As an El Pasoan, I appreciate the civic improvements that City Hall is foisting on us. (Can I even call it City Hall anymore? It’s more like City Sprawl.) But to offer the improvements as drivers of economic development (as Tripper Goodman did here in this article in the El Paso Inc.) is wrongheaded.
If the goal is economic development, isn’t there a better way we could have spent the $100 million plus that we’re throwing at the new ballpark and the itinerant City Hall?
The notion that revitalizing downtown will spur outside investment in the community seems a stretch. How does that work, exactly? Are “vibrant downtowns” table stakes in the game to recruit outside companies? Wouldn’t a vibrant city accomplish the same goal? Does the captains-of-industry checklist include a box for vibrant downtown?
The last time I was in downtown L.A., the rats owned it. The streets were deserted, and the only bar open was a dive where me and my business casual associates were mistaken for po po. Somehow, L.A. got a pass on the “vibrant downtown” requirement. Lots of cities improved their downtowns after they were economic dynamos, like L.A. is trying to do now. Because attractive cities have vibrant downtowns doesn’t mean that vibrant downtowns are necessary for successful cities. As my friends at the Pine Knot Junior used to say, Post hoc ergo propter hoc. I always thought that they were just drunk.
Strategically, the accepted wisdom is to put money into your strengths. Shoring up your weaknesses is a loser’s gambit. That’s something you do when you’re ahead of the game, and you’ve got a little breathing room.
Revitalizing downtown El Paso does little more than line the pockets of the local heavy hitters who invested heavily in the REIT (to whom most of our local politicians are beholden). Reason, sometimes, slips away to rationalization. Sometimes it’s hard for even the rationalizer to tell the difference.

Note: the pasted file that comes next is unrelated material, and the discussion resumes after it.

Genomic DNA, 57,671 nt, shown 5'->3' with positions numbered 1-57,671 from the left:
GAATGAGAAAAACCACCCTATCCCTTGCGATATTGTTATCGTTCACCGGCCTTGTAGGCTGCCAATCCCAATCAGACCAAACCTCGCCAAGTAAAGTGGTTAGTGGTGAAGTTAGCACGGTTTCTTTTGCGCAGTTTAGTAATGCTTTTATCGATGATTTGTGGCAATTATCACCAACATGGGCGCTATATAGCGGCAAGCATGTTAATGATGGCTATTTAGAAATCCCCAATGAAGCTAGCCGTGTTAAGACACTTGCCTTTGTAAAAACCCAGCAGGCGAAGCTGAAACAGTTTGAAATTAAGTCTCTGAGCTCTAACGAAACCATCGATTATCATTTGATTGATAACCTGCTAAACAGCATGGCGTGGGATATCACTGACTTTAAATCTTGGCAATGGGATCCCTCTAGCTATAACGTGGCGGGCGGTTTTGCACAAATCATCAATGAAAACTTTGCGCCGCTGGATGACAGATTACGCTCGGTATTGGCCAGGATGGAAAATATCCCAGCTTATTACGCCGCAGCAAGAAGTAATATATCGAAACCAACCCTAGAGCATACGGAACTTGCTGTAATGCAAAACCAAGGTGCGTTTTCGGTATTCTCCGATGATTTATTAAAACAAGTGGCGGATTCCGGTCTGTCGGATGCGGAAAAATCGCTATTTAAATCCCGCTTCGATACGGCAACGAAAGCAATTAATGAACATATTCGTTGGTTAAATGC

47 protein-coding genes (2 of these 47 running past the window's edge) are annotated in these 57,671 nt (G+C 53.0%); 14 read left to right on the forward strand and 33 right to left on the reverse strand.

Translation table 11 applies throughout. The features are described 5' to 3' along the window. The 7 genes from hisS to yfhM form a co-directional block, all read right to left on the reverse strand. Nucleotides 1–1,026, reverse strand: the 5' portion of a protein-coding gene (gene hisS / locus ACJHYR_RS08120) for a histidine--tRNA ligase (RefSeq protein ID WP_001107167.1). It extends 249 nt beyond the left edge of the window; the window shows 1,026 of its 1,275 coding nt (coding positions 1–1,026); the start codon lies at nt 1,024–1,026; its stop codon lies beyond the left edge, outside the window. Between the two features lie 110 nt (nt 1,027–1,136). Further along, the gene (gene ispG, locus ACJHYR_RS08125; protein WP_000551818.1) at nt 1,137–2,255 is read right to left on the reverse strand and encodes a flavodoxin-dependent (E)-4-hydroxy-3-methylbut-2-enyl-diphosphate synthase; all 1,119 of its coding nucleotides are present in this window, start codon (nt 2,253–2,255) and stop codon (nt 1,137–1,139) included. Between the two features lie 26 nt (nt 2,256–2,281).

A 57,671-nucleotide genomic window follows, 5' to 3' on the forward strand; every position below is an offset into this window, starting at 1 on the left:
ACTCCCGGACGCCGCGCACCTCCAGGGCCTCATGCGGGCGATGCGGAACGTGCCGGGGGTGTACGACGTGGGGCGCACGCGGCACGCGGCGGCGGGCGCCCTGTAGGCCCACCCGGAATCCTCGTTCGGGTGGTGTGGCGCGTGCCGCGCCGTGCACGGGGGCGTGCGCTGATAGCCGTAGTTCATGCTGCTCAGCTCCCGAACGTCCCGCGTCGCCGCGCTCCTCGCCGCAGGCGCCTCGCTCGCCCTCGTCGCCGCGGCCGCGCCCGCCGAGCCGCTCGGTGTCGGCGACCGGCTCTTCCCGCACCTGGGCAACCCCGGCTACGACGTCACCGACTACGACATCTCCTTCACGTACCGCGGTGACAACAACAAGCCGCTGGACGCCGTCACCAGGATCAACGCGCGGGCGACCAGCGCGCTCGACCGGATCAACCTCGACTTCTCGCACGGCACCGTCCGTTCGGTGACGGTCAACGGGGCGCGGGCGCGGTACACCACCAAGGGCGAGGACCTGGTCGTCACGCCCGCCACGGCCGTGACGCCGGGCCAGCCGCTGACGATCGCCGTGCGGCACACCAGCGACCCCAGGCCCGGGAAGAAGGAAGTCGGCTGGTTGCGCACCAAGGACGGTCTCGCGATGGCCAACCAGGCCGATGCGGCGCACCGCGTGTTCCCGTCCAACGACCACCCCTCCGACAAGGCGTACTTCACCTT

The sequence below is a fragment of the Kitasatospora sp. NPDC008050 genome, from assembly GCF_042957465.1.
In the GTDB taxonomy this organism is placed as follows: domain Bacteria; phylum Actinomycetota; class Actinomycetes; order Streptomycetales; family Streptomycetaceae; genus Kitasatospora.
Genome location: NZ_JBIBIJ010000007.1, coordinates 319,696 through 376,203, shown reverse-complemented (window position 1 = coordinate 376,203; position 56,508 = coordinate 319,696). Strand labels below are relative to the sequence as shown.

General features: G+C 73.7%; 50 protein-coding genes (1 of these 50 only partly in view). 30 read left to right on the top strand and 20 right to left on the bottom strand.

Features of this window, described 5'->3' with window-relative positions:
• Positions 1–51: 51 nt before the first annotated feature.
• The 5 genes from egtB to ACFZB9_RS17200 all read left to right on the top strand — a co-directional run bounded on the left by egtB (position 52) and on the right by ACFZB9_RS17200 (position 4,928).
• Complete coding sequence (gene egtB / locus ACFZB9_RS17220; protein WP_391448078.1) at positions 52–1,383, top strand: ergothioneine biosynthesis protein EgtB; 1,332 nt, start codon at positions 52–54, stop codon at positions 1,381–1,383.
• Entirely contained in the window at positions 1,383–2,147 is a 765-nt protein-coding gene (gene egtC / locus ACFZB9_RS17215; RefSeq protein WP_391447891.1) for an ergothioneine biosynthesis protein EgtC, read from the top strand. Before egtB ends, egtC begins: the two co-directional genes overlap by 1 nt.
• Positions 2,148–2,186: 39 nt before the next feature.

What if, instead of pouring hundreds of millions of dollars into recreational amenities for downtown, we’d devoted a fraction of that money to developing our intellectual capital? What if we created programs to develop music, or the arts? For a fraction of the money we’re spending on those shiny and controversial baubles we could hire the best educators and administrators, and develop programs that would lure the brightest minds in the country.
We’ve already demonstrated strengths in those areas. At the Drive In was successful because they developed a unique style due, in part, I believe, to El Paso’s cultural singularity and isolation. Cormac McCarthy wrote the books that made him most popular while he lived in Kern Place. The success of both of those examples was dependent on the creative strengths of individuals. But El Paso has demonstrated that we possess the infrastructure necessary to nurture creative people. Unfortunately, we do very little support it.
El Paso can be stultifying. El Pasoans can be judgmental. El Pasoans can be invidious. El Pasoans don’t enjoy the anonymity that comes with bigger cities.
There’s no future in being the consumers of popular culture. El Pasoans need to be creators. And ballparks and arenas aren’t going to get us there.
Right now I’m in Valparaiso, Chile, a little city wedged between the cordillera and the sea. We were walking home from a day out, when we came across this:
Their thunder followed us up hill to our hostel. I thought, why couldn’t we have something like that in El Paso’s Plaza de los Lagartos? Oh, right, our public bureaucracy chokes creativity to death. Creative people generally abhor dealing with bureaucratic bullshit. That’s why they’re in the arts and not business.
Busking in El Paso requires some kind of a city license. The police will shut you down if you’re standing on a street corner playing your guitar for tips. I don’t remember that ever being a problem in El Paso. I guess we nipped that problem in the bud.